Prof. crafts worlds for U.S.

The idea of government secrets immediately peaks the attention of many and has been the subject of countless films and books. Although she x never have been a part of a top secret project, Kathleen Goonan, a visiting LCC professor, may be able to suggest a few possible projects that the federal government might one day be working on. After all, she is the person who thought of them.

As a popular science fiction author, Goonan is the first Tech professor to become involved with SIGMA, an organization of science fiction authors designed to provide think-tank services for the U.S. government.

[media-credit name=”Sho Kitamura / Student Publications” align=”alignleft” width=”284″][/media-credit]This organization contains over 40 experienced science fiction authors who have consulted with a number of governmental agencies, NATO, and NGOs. The backgrounds of SIGMA members range from Ph.D.-level physics and engineering, to psychology, poetry and history.

“Government organizations [when first approaching SIGMA] want someone who can think outside the box for them,” Goonan said, with regard to the qualifications for SIGMA members.

Historically, there have always been links between science fiction and the government, but it wasn’t until the 1940s when science fiction authors began to be taken more seriously, leading to the concept of consulting. SIGMA replaced the Citizens Advisory Council on National Space Policy, a similar kind of consulting organization.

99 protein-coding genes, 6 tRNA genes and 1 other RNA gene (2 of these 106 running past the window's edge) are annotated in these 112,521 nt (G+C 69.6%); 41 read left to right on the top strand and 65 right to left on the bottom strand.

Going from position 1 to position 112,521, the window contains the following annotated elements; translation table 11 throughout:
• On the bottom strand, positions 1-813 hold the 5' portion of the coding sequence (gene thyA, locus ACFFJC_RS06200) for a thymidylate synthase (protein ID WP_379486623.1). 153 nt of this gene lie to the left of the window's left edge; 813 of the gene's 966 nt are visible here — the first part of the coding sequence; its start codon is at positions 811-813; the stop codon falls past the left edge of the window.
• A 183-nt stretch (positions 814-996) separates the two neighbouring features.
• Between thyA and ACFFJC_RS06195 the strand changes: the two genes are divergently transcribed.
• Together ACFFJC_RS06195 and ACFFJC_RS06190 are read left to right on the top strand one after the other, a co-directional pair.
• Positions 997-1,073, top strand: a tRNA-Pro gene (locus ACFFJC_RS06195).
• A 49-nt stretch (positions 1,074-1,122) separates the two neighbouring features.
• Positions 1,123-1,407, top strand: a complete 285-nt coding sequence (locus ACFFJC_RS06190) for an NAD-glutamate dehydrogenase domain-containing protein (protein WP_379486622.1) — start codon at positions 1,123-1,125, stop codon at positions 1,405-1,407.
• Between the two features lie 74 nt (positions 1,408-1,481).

“Policy makers tend to think short term. It’s SIGMA’s job to think long term…it provides a really awesome perspective for the government,” said Lisa Yaszek, an LCC professor at Tech who specializes in science fiction.

In Jan. 2012, Goonan and three other science fiction authors and SIGMA members were invited to the Global Competitiveness Forum in Riyadh, Saudi Arabia. In its sixth year of existence, this forum showcased a Tech faculty member for the first time.

“[The conference] was all about communication,incorporating the arts in business and science in ways that will make businesses more productive and universities more targeted,” Goonan said.

This was not the first time Goonan has been invited to give talks. She was also invited to speak to the Joint Services Small Arms Project, an organization associated with the Pentagon. At this event, science fiction authors were invited to talk about the possibilities of futuristic warfare and weaponry.

Her latest novel, This Shared Dream, touches on this idea through its main character. Goonan’s idea of radical literacy deals with a learning style in which children teach themselves.